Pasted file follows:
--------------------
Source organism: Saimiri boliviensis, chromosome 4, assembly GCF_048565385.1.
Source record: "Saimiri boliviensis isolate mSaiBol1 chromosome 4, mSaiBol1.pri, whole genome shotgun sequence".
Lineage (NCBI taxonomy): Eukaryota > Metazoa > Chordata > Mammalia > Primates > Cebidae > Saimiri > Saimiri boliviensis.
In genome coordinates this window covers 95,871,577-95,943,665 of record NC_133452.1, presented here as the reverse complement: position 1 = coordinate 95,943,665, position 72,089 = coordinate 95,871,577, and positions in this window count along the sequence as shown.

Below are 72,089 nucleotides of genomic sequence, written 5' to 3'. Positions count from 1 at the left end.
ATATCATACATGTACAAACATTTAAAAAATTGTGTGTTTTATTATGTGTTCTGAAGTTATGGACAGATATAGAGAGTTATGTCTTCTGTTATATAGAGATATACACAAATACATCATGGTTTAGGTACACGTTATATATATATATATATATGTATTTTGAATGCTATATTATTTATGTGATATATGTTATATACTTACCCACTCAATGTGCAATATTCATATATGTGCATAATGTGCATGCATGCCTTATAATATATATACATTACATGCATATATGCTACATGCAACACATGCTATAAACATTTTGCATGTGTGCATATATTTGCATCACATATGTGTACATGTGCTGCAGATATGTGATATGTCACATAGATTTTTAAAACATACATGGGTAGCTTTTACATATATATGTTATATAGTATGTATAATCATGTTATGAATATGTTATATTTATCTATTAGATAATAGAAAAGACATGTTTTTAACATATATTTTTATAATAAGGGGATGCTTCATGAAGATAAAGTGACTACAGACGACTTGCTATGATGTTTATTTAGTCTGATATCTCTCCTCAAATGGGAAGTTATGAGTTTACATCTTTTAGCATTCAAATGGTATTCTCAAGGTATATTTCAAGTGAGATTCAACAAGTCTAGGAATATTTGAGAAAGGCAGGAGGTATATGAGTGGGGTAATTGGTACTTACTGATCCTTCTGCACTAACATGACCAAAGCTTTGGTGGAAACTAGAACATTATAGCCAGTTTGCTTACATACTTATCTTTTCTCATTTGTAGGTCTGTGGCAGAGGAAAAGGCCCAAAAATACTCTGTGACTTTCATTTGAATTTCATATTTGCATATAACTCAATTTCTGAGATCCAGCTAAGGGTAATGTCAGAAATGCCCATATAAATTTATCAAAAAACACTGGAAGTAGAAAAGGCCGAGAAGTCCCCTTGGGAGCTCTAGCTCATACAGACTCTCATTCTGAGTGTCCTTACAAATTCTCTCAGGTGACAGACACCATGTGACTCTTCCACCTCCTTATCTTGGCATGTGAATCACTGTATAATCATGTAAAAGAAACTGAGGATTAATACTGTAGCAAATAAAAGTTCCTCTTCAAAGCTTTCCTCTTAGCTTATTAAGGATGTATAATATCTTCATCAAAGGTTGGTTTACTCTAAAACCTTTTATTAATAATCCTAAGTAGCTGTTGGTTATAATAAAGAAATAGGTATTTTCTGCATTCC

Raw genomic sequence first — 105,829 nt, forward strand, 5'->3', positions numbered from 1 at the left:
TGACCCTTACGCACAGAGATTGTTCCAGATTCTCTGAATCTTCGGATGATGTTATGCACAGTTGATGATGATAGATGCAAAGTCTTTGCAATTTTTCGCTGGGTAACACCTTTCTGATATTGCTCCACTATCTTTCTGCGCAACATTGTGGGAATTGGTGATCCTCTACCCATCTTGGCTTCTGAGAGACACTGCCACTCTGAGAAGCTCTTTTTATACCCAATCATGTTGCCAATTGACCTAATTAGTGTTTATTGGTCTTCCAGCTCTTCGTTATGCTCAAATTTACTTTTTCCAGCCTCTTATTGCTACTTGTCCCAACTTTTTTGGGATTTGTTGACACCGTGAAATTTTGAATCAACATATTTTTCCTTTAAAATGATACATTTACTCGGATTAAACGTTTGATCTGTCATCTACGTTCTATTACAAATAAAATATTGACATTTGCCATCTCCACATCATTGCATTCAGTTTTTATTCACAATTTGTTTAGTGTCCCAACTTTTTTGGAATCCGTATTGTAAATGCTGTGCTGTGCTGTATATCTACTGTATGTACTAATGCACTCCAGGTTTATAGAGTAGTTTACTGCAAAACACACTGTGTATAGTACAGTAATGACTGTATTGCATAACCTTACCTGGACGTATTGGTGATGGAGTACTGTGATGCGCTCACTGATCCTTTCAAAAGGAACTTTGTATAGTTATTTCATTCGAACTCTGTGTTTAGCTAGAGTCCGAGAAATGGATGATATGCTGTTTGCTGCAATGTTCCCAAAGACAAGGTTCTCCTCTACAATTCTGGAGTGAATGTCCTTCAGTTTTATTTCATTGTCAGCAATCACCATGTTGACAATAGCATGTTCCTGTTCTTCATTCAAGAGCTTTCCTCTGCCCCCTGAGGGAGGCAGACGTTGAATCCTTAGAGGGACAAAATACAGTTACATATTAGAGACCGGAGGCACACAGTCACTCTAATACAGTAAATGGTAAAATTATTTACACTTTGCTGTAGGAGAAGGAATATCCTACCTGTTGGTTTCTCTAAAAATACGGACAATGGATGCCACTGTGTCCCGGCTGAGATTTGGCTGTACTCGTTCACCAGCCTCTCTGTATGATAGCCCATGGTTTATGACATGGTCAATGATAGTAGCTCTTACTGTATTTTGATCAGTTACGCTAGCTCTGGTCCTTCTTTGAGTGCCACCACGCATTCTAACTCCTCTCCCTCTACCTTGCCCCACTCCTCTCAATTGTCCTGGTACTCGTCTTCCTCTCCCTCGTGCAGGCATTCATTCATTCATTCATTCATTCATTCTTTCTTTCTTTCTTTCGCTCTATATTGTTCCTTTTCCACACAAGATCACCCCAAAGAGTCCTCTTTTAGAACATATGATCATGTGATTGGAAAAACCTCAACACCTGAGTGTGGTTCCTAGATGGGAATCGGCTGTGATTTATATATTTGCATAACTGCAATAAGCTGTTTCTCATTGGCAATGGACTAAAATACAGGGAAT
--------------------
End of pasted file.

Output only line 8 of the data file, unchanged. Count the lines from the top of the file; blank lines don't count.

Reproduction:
TGACCCTTACGCACAGAGATTGTTCCAGATTCTCTGAATCTTCGGATGATGTTATGCACAGTTGATGATGATAGATGCAAAGTCTTTGCAATTTTTCGCTGGGTAACACCTTTCTGATATTGCTCCACTATCTTTCTGCGCAACATTGTGGGAATTGGTGATCCTCTACCCATCTTGGCTTCTGAGAGACACTGCCACTCTGAGAAGCTCTTTTTATACCCAATCATGTTGCCAATTGACCTAATTAGTGTTTATTGGTCTTCCAGCTCTTCGTTATGCTCAAATTTACTTTTTCCAGCCTCTTATTGCTACTTGTCCCAACTTTTTTGGGATTTGTTGACACCGTGAAATTTTGAATCAACATATTTTTCCTTTAAAATGATACATTTACTCGGATTAAACGTTTGATCTGTCATCTACGTTCTATTACAAATAAAATATTGACATTTGCCATCTCCACATCATTGCATTCAGTTTTTATTCACAATTTGTTTAGTGTCCCAACTTTTTTGGAATCCGTATTGTAAATGCTGTGCTGTGCTGTATATCTACTGTATGTACTAATGCACTCCAGGTTTATAGAGTAGTTTACTGCAAAACACACTGTGTATAGTACAGTAATGACTGTATTGCATAACCTTACCTGGACGTATTGGTGATGGAGTACTGTGATGCGCTCACTGATCCTTTCAAAAGGAACTTTGTATAGTTATTTCATTCGAACTCTGTGTTTAGCTAGAGTCCGAGAAATGGATGATATGCTGTTTGCTGCAATGTTCCCAAAGACAAGGTTCTCCTCTACAATTCTGGAGTGAATGTCCTTCAGTTTTATTTCATTGTCAGCAATCACCATGTTGACAATAGCATGTTCCTGTTCTTCATTCAAGAGCTTTCCTCTGCCCCCTGAGGGAGGCAGACGTTGAATCCTTAGAGGGACAAAATACAGTTACATATTAGAGACCGGAGGCACACAGTCACTCTAATACAGTAAATGGTAAAATTATTTACACTTTGCTGTAGGAGAAGGAATATCCTACCTGTTGGTTTCTCTAAAAATACGGACAATGGATGCCACTGTGTCCCGGCTGAGATTTGGCTGTACTCGTTCACCAGCCTCTCTGTATGATAGCCCATGGTTTATGACATGGTCAATGATAGTAGCTCTTACTGTATTTTGATCAGTTACGCTAGCTCTGGTCCTTCTTTGAGTGCCACCACGCATTCTAACTCCTCTCCCTCTACCTTGCCCCACTCCTCTCAATTGTCCTGGTACTCGTCTTCCTCTCCCTCGTGCAGGCATTCATTCATTCATTCATTCATTCATTCTTTCTTTCTTTCTTTCGCTCTATATTGTTCCTTTTCCACACAAGATCACCCCAAAGAGTCCTCTTTTAGAACATATGATCATGTGATTGGAAAAACCTCAACACCTGAGTGTGGTTCCTAGATGGGAATCGGCTGTGATTTATATATTTGCATAACTGCAATAAGCTGTTTCTCATTGGCAATGGACTAAAATACAGGGAAT